In 2015 Horvath released a documentary about the Austrian actor Helmut Berger. The film premiered at the Venice Film Festival. In the December issue of the New York-based magazine Artforum American film director John Waters chose Helmut Berger, Actor (2015) as the Best Motion Picture of the year 2015, heading a list which includes Todd Haynes' Carol (film), Kenneth Branagh's Cinderella (2015 American film) and George Miller's Mad Max: Fury Road among others. According to Waters "the rules of documentary access are permanently fractured here when our featured attraction takes off all his clothes on camera, masturbates, and actually ejaculates".[7]

In the years 2007 and 2008 Andreas Horvath also directed four music videos for the British singer and songwriter Sarah Nixey, a former member of the English indie rock group Black Box Recorder.

Books[edit]

Filmography[edit]

  • 2015 – Helmut Berger, Actor (documentary – 90 min.)
  • 2013 – Earth's Golden Playground (documentary – 106 min.)
  • 2011 – Postcard from Somova, Romania (documentary – 20 min.)
  • 2010 – Arab Attraction (documentary – 118 min.)
  • 2009 – The Passion According to the Polish Community of Pruchnik (documentary – 30 min.)
  • 2006 – Views of a Retired Night Porter (documentary – 38 min.)
  • 2004 – This ain't no Heartland (documentary – 105 min.)
  • 2002 – The Silence of Green (documentary – 48 min.)
  • 1999 – Poroerotus (documentary – 45 min.)
  • 1999 – Adam and Eve (AIDS public awareness cinema spot – 1 min.)
  • 1998 – Clearance (short – 17 min.)
  • 1995 – Wienzeile (six cinema ads for the literary magazine Wienzeile)

Awards[edit]

  • 2014 – Max Ophüls Prize for Earth's Golden Playground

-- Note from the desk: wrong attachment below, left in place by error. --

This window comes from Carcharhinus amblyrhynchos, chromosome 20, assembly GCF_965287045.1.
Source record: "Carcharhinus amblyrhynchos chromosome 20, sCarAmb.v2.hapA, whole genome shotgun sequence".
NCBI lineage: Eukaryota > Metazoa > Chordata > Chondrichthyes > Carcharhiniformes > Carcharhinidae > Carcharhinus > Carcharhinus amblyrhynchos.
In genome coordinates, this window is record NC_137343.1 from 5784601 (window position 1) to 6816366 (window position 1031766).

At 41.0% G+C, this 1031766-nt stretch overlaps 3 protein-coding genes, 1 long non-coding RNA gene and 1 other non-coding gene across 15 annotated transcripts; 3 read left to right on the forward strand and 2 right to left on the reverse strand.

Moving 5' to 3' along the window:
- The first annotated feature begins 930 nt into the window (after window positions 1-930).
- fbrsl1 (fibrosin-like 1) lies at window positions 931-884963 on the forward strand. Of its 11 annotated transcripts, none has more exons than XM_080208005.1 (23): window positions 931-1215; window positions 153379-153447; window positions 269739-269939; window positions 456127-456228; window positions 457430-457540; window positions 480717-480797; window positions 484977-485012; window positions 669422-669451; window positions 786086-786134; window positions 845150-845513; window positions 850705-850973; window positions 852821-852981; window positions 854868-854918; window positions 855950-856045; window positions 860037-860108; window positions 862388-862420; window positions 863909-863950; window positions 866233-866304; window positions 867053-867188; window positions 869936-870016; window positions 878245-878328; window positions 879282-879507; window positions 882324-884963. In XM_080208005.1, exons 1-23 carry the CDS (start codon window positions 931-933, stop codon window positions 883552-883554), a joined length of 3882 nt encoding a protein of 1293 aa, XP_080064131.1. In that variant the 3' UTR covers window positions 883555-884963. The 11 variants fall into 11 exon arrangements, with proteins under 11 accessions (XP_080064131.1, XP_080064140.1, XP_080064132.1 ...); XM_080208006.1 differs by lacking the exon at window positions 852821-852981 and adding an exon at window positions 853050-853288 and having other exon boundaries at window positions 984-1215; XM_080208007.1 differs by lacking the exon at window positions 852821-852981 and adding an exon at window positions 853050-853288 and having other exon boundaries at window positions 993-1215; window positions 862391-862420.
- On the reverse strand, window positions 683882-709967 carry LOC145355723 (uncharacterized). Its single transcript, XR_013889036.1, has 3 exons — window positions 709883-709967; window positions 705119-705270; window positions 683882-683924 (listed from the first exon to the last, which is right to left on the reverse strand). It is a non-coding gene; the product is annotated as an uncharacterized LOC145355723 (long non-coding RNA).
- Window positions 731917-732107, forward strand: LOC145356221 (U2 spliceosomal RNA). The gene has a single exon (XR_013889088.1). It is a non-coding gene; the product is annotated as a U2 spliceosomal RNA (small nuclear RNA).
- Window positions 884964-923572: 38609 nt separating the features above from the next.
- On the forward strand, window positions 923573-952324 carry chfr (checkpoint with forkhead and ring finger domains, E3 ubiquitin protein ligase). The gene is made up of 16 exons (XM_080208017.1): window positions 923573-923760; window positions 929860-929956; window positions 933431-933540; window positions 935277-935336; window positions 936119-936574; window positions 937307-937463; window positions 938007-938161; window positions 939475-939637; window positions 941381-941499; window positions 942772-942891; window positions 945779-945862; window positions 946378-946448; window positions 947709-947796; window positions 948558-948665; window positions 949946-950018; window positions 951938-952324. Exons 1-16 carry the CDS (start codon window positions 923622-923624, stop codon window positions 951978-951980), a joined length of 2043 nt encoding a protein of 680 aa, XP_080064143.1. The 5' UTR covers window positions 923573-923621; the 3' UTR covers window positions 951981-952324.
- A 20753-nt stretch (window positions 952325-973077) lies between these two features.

• 2013 – Outstanding Artist Award of the Austrian Ministry of Culture
  • 1020 – Honorary Prize of the city of Freistadt, Upper Austria
  • 2006 – Best Documentary Short for Views of a Retired Night Porter Karlovy Vary International Film Festival
  • 2004 – Best Documentary for This ain't no Heartland L'Alternativa, Barcelona, Spain
  • 2004 – Grand Prix for This ain't no Heartland Chicago International Documentary Festival
  • 2002 – Second Prize for The Silence of Green Black Maria Film and Video Festival
  • 2002 – Special Mention for The Silence of Green Cine Eco, Seia, Portugal
  • 2002 – Special Mention for The Silence of Green Visions du Réel Nyon, Switzerland

References[edit]

  1. ^ Rob Nelson: Minneapolis City Pages http://www.altweeklies.com/aan/4th-annual-get-real-city-pages-documentary-film-festival/Article?oid=140712
  2. ^ Stephen Holden: War in Iraq, Viewed Through the Blurred Lens of Rural America http://www.nytimes.com/2004/08/26/movies/film-review-war-in-iraq-viewed-through-the-blurred-lens-of-rural-america.html
  3. ^ David Sterritt: It's hunting season at the cinema http://www.csmonitor.com/2004/0820/p15s01-almo.html
  4. ^ Fox News Channel: This ain't no Heartland https://www.youtube.com/watch?v=gpRvUtRr7PE
  5. ^ David D'Arcy: A Feminist's Foibles http://blogs.artinfo.com/outtakes/2011/07/25/a-feminists-foibles/#more-499
  6. ^ Rolf Niederer: Earth's Golden Playground "Archived copy". Archived from the original on 2014-03-11. Retrieved 2014-03-10. 
  7. ^ John Waters: Best of 2015: Film https://artforum.com/inprint/issue=201510&id=56221

External links[edit]